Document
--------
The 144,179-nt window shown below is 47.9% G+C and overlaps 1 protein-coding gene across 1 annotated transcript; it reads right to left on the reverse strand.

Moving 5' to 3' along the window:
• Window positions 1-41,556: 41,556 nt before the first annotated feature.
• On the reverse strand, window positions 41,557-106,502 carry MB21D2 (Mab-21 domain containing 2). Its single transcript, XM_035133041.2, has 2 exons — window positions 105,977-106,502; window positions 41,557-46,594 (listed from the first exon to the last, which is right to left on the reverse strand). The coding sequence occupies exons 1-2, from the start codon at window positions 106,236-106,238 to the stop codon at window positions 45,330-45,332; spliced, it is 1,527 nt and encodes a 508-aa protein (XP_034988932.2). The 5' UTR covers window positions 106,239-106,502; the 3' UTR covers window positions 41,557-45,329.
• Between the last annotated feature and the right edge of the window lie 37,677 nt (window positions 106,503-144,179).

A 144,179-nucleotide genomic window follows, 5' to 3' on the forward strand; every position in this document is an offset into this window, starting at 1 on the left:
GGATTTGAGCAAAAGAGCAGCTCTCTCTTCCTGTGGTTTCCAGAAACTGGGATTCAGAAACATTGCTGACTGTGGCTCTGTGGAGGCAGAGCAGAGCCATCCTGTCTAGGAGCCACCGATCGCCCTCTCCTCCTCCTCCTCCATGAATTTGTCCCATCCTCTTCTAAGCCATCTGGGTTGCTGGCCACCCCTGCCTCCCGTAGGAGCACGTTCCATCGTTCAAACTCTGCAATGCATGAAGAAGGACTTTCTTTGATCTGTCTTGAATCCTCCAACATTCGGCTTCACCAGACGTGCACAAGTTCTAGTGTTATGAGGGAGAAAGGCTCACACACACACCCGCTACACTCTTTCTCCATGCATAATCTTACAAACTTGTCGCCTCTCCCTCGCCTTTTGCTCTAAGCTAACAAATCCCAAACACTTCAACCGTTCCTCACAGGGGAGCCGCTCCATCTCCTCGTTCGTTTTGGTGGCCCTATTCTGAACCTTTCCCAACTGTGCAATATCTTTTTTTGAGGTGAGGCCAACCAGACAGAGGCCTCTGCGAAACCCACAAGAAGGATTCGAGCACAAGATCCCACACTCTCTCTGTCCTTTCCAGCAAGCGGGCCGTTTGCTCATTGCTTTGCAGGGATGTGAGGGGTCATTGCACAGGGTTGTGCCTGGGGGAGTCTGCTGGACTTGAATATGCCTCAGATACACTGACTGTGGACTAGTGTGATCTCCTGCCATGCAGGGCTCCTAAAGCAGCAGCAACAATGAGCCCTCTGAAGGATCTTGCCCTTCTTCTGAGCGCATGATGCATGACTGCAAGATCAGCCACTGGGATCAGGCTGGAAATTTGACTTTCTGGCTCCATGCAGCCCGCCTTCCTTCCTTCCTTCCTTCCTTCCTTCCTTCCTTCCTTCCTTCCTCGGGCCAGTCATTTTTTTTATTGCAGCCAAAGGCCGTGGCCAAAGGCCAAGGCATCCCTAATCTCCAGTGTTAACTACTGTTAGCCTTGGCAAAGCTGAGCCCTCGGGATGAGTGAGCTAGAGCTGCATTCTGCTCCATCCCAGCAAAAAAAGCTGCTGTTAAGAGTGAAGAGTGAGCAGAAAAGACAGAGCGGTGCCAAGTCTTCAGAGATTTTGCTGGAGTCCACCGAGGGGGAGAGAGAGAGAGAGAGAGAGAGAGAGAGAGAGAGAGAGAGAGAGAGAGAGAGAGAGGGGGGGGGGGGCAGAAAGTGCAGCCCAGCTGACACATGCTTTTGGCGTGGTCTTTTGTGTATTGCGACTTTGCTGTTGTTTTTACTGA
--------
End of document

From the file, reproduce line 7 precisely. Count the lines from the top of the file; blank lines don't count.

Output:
GGATTTGAGCAAAAGAGCAGCTCTCTCTTCCTGTGGTTTCCAGAAACTGGGATTCAGAAACATTGCTGACTGTGGCTCTGTGGAGGCAGAGCAGAGCCATCCTGTCTAGGAGCCACCGATCGCCCTCTCCTCCTCCTCCTCCATGAATTTGTCCCATCCTCTTCTAAGCCATCTGGGTTGCTGGCCACCCCTGCCTCCCGTAGGAGCACGTTCCATCGTTCAAACTCTGCAATGCATGAAGAAGGACTTTCTTTGATCTGTCTTGAATCCTCCAACATTCGGCTTCACCAGACGTGCACAAGTTCTAGTGTTATGAGGGAGAAAGGCTCACACACACACCCGCTACACTCTTTCTCCATGCATAATCTTACAAACTTGTCGCCTCTCCCTCGCCTTTTGCTCTAAGCTAACAAATCCCAAACACTTCAACCGTTCCTCACAGGGGAGCCGCTCCATCTCCTCGTTCGTTTTGGTGGCCCTATTCTGAACCTTTCCCAACTGTGCAATATCTTTTTTTGAGGTGAGGCCAACCAGACAGAGGCCTCTGCGAAACCCACAAGAAGGATTCGAGCACAAGATCCCACACTCTCTCTGTCCTTTCCAGCAAGCGGGCCGTTTGCTCATTGCTTTGCAGGGATGTGAGGGGTCATTGCACAGGGTTGTGCCTGGGGGAGTCTGCTGGACTTGAATATGCCTCAGATACACTGACTGTGGACTAGTGTGATCTCCTGCCATGCAGGGCTCCTAAAGCAGCAGCAACAATGAGCCCTCTGAAGGATCTTGCCCTTCTTCTGAGCGCATGATGCATGACTGCAAGATCAGCCACTGGGATCAGGCTGGAAATTTGACTTTCTGGCTCCATGCAGCCCGCCTTCCTTCCTTCCTTCCTTCCTTCCTTCCTTCCTTCCTTCCTTCCTCGGGCCAGTCATTTTTTTTATTGCAGCCAAAGGCCGTGGCCAAAGGCCAAGGCATCCCTAATCTCCAGTGTTAACTACTGTTAGCCTTGGCAAAGCTGAGCCCTCGGGATGAGTGAGCTAGAGCTGCATTCTGCTCCATCCCAGCAAAAAAAGCTGCTGTTAAGAGTGAAGAGTGAGCAGAAAAGACAGAGCGGTGCCAAGTCTTCAGAGATTTTGCTGGAGTCCACCGAGGGGGAGAGAGAGAGAGAGAGAGAGAGAGAGAGAGAGAGAGAGAGAGAGAGAGAGAGAGAGGGGGGGGGGGGCAGAAAGTGCAGCCCAGCTGACACATGCTTTTGGCGTGGTCTTTTGTGTATTGCGACTTTGCTGTTGTTTTTACTGA